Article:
Cristina Fernandez de Kirchner consistently led the opinion polls
The legacy of Argentina's ex-President Juan Peron and his wives - Isabel and Eva - is not far from the surface in the Latin American press reaction to Cristina Kirchner's presidential election victory.
While commentators welcome the fact she is "the first woman elected by the popular vote" in Argentina, some also note the challenges ahead, especially in the economy.
ARGENTINA'S LA NACION
The first public declarations must be regarded as a pleasant surprise by the Argentine public... She called on all Argentines, regardless of their political hue, to begin a period "without hatred or bitterness" in order to "rebuild the social and institutional fabric"... The broad nature of the call by the Argentines' future president is a positive step at a time when cracks are starting to appear in Argentine society. The next government will face more than a few challenges in consolidating the economic growth of recent years.
ARGENTINA'S BUENOS AIRES HERALD
If Cristina Kirchner has already improved on Argentina's only other woman president, Isabel Peron, by being elected in her own right, she has yet to prove her superiority over Isabel by bringing her term to a successful close.
The first-round victory introduces an element of innovation and generational renewal. A majority of public opinion has broadly endorsed the direction of the outgoing government. President Nestor Kirchner is, in that sense, a principal tributary of the support received by his wife and will be able to realise another historic first: it will be the first time a democratically elected president has ended his mandate with high levels of support and stepped down without hoping for re-election.
BRAZIL'S O ESTADO DE SAO PAULO
For some of the leading English language newspapers, the election of Cristina Kirchner is the start of a powerful political dynasty. The truth is Nestor and Cristina Kirchner have only done what the founder of Peronism attempted on two occasions... Attempts to establish dynastic regimes in Argentina have never been successful.
PERU'S EL COMERCIO
Just as it is noteworthy that she is the first woman elected by the popular vote to be president of Argentina, so there are aspects of her language that arouse concern among her compatriots and also in the Latin American region. For example, the threat of a populist status quo is clear. She is not only the president's wife but also a figure who has constantly supported the controversial initiatives of Nestor Kirchner and his controversial link with [Venezuela's leader] Hugo Chavez.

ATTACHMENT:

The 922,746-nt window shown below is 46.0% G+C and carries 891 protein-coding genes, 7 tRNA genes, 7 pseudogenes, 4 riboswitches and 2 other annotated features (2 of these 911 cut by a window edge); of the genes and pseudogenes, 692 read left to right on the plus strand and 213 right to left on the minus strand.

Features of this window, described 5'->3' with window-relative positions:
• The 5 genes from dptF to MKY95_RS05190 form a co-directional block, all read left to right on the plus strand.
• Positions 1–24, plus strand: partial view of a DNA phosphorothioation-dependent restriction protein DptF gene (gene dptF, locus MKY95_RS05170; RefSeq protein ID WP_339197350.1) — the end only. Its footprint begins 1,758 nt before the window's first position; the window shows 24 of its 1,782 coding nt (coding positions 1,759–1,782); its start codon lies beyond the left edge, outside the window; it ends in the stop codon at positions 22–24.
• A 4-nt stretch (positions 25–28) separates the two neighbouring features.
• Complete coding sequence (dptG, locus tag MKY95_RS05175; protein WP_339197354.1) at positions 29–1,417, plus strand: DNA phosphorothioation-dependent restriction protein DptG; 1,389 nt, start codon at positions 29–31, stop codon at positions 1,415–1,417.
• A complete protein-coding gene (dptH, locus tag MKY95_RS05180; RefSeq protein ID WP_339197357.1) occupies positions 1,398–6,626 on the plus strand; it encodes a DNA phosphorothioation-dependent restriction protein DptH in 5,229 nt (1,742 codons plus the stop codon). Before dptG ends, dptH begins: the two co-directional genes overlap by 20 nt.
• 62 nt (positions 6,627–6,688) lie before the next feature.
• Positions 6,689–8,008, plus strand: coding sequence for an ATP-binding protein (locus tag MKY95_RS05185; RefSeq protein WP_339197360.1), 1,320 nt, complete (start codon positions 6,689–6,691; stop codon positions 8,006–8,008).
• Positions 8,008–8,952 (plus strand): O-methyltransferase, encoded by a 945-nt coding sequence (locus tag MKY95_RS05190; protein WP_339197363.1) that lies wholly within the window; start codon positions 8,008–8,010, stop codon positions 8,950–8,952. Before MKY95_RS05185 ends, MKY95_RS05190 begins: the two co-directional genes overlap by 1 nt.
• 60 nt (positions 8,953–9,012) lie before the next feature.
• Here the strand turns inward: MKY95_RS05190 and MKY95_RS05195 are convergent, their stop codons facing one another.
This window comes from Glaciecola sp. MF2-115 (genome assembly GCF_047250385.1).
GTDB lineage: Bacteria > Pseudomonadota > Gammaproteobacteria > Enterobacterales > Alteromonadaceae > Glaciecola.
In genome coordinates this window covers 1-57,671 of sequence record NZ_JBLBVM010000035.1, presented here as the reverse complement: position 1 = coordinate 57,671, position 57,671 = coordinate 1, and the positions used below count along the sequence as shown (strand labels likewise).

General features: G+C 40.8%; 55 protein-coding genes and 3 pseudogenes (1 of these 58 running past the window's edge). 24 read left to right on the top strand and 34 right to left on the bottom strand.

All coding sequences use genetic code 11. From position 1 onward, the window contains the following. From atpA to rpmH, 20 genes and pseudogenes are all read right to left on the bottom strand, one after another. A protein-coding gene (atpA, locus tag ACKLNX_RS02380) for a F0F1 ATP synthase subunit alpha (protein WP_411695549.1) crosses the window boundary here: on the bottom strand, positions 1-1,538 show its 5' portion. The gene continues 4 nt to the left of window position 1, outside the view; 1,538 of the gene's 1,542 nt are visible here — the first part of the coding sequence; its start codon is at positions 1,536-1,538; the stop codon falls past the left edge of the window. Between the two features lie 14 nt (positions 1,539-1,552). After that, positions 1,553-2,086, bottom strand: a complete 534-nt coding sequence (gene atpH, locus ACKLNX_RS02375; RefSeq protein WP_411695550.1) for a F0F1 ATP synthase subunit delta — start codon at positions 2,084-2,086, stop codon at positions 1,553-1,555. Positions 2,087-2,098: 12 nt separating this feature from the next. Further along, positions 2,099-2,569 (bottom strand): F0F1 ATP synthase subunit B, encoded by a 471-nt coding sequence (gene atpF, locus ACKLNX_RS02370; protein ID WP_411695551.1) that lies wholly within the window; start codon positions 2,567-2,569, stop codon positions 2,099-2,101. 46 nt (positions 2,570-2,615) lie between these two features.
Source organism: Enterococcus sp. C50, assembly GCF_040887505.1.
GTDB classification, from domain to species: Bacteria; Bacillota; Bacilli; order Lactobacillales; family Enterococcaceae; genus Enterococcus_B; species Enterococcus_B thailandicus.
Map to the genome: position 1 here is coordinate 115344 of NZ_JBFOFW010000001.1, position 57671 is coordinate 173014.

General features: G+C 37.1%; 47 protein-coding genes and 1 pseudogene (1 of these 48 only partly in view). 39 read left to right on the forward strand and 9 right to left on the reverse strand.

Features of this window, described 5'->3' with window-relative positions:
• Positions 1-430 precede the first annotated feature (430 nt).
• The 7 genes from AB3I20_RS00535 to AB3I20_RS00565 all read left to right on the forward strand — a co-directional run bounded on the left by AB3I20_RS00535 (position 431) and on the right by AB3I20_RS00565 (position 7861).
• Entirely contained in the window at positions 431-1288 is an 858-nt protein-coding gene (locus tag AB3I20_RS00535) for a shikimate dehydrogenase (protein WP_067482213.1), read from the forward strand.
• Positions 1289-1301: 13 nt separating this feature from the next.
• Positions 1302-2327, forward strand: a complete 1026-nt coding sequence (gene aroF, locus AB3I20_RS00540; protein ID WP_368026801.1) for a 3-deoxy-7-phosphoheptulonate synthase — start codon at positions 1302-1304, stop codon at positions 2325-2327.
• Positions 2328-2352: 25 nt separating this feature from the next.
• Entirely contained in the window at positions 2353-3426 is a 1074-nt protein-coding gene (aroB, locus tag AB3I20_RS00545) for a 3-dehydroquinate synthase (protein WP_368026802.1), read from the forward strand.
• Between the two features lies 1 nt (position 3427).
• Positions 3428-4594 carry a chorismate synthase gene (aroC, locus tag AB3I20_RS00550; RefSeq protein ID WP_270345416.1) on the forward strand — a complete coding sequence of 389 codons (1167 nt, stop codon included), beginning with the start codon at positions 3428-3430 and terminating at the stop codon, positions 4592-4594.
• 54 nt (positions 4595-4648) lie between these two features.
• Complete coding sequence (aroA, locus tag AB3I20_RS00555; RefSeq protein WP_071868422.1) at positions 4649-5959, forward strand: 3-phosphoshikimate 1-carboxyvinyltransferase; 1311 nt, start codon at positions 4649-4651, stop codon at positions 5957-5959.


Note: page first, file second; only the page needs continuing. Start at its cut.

COLOMBIA'S EL TIEMPO
The challenge for Cristina is great - principally in the economic field, where she will not have the honeymoon which any democratically-elected government deserves. In her first message to the country following the victory, Cristina did not show even a glimmer of its authoritarian nature. That gives hope to many of her fiercest critics and opponents about the need for the government to leave behind the climate of tension and set Argentina on a course of building a new social contract.
Her clear-cut election victory was the realisation of an old dream of Peronism dating back to the time of the mythical Evita: for it to succeed itself, via the family and through democratic acclaim... The authoritarian and arrogant profile Cristina Fernandez has so far displayed and the tendency to perpetuate the corrupt practices shown by her husband make her an heiress potentially inclined to maintain her predecessor's style and dealings. A complex future is therefore appearing on Argentina's horizon, especially because it postpones for another four years the challenge of finding out whether the country will ever be able to emerge from the Peronist cycle.
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